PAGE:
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Cuba is seeking foreign investments to boost tourism

Cuba’s Ministry of Tourism (Mintur) presented on Tuesday the Portfolio of Opportunities for business and foreign investment in that sector, which seeks to boost the so-called Leisure Industry in the Caribbean island.

“There is growing interest from foreign companies to invest in our country and especially in our sector,” said Mintur Business Director Suyen Rivero when presenting the portfolio on the second day of the International Tourism Fair (FITCuba 2023).

Rivero pointed out that tourism is a strategic sector for the Cuban Government, making it a safe source of business with foreign capital.

That portfolio includes 87 projects, 32 under the modality of joint ventures and 55 with International Economic Association contracts, including 41 to market and manages hotels, 11 for the administration of services, and three with a common fund.

 Cuba is seeking foreign investments to boost tourism. (Photo internet reproduction)
Cuba is seeking foreign investments to boost tourism. (Photo internet reproduction)

There are 18 foreign hotel chains working on the island, including Blue Diamond, Iberostar, and Meliá, and according to Rivero, others should be added before the end of the year.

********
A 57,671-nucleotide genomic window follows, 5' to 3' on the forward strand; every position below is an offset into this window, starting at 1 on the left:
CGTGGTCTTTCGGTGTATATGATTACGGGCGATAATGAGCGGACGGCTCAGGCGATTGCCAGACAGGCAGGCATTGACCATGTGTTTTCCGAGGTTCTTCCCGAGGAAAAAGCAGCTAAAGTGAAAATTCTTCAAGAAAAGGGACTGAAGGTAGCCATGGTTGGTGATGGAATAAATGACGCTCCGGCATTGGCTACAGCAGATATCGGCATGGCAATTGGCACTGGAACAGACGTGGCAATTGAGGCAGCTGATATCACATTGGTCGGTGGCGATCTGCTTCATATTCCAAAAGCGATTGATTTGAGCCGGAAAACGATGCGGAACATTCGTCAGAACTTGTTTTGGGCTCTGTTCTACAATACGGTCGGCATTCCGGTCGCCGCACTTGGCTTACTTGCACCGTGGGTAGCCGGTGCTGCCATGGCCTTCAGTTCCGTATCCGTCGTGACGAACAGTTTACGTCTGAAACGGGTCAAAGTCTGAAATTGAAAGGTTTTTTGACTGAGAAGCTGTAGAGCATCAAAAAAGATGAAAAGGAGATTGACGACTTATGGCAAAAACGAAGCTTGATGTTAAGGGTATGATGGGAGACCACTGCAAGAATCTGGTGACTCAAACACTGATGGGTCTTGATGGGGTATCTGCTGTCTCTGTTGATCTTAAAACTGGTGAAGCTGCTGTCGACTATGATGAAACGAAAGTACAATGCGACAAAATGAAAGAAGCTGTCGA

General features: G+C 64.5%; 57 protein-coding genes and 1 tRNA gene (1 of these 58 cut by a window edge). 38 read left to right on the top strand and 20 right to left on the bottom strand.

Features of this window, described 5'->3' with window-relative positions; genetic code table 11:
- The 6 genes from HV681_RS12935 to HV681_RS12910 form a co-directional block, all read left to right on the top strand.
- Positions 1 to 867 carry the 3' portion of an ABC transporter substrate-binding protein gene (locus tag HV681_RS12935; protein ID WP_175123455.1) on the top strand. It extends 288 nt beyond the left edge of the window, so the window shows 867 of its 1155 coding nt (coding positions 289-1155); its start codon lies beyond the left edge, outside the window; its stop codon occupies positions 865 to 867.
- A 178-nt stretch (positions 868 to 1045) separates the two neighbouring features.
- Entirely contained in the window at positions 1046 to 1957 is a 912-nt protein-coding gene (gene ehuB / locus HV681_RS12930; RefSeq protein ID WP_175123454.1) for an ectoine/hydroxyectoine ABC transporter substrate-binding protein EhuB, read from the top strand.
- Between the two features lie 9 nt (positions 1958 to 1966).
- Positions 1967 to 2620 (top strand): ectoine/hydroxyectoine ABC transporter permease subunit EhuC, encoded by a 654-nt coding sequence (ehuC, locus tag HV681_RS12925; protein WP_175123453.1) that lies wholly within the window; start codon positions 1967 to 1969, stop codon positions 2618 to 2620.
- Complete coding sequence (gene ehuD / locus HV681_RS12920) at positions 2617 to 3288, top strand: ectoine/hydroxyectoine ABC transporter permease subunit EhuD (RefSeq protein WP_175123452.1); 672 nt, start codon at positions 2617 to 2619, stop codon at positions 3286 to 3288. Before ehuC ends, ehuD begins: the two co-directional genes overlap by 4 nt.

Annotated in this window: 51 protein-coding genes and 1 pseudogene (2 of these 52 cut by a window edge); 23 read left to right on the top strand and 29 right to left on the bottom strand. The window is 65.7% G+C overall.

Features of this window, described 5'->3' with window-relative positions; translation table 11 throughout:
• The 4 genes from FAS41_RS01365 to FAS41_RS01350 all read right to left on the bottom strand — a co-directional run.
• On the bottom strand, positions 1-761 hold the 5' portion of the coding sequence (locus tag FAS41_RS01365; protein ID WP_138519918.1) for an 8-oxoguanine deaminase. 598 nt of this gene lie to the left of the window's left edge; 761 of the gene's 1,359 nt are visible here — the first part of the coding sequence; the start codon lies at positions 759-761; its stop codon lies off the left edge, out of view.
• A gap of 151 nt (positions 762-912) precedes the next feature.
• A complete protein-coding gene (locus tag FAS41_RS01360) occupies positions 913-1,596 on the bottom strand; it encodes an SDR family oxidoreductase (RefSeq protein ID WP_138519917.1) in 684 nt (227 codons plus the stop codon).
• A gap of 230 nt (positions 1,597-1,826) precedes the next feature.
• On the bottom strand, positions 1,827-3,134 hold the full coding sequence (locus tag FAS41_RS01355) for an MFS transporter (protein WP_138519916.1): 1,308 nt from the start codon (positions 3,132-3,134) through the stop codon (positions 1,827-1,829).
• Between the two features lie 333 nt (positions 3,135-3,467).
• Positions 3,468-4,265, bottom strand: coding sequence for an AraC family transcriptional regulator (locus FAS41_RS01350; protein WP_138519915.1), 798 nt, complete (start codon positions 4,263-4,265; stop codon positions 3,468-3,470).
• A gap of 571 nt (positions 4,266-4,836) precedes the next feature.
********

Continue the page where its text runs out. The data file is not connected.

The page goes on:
Tourism, the island’s second source of foreign currency after the export of medical services, almost collapsed due to the combined effect of the new coronavirus pandemic and the tightening of the blockade that the United States has been applying against Cuba for more than half a century.

In 2022, the arrival of vacationers was 1.7 million, below the 2.5 million expected.

For 2023, the Government expects a more dynamic recovery of the sector, which should receive some 3.5 million tourists, a figure closer to the four million reached in 2019.

The head of MINTUR himself, Juan Carlos García, acknowledged Tuesday that the recovery has been difficult due to the contraction of the European market and the measures implemented by Washington.

“Canada, our main market, has recovered 80 percent, but we cannot say the same about European countries,” García told the press during a tour of the Morro-Cabaña Park, two colonial fortresses located on the east bank of Havana Bay and converted into a fairground.

Cuba has several cities with over 500 years of history. Nine sites were declared World Heritage Sites by the United Nations Educational, Scientific and Cultural Organization (UNESCO), which can become unique tourist attractions.

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